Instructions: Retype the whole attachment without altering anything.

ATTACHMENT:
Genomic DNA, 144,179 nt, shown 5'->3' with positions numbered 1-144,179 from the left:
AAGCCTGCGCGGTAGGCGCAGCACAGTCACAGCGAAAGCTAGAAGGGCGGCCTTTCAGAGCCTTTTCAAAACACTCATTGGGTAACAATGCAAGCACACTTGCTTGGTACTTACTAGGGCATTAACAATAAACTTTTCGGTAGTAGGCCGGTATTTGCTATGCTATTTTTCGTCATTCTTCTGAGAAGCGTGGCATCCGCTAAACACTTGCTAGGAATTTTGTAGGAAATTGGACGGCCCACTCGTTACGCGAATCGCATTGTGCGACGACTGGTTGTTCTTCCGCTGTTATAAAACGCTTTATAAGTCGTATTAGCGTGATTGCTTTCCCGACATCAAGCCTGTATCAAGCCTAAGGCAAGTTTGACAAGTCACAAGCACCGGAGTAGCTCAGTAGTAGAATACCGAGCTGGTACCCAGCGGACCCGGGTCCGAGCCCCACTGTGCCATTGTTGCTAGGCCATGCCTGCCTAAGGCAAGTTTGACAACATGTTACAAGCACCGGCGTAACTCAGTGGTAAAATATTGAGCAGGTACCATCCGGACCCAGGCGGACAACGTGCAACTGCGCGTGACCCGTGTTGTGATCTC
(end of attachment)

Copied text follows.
Genomic DNA, 144,179 nt, shown 5'->3' with positions numbered 1-144,179 from the left:
AAGCCTGCGCGGTAGGCGCAGCACAGTCACAGCGAAAGCTAGAAGGGCGGCCTTTCAGAGCCTTTTCAAAACACTCATTGGGTAACAATGCAAGCACACTTGCTTGGTACTTACTAGGGCATTAACAATAAACTTTTCGGTAGTAGGCCGGTATTTGCTATGCTATTTTTCGTCATTCTTCTGAGAAGCGTGGCATCCGCTAAACACTTGCTAGGAATTTTGTAGGAAATTGGACGGCCCACTCGTTACGCGAATCGCATTGTGCGACGACTGGTTGTTCTTCCGCTGTTATAAAACGCTTTATAAGTCGTATTAGCGTGATTGCTTTCCCGACATCAAGCCTGTATCAAGCCTAAGGCAAGTTTGACAAGTCACAAGCACCGGAGTAGCTCAGTAGTAGAATACCGAGCTGGTACCCAGCGGACCCGGGTCCGAGCCCCACTGTGCCATTGTTGCTAGGCCATGCCTGCCTAAGGCAAGTTTGACAACATGTTACAAGCACCGGCGTAACTCAGTGGTAAAATATTGAGCAGGTACCATCCGGACCCAGGCGGACAACGTGCAACTGCGCGTGACCCGTGTTGTGATCTC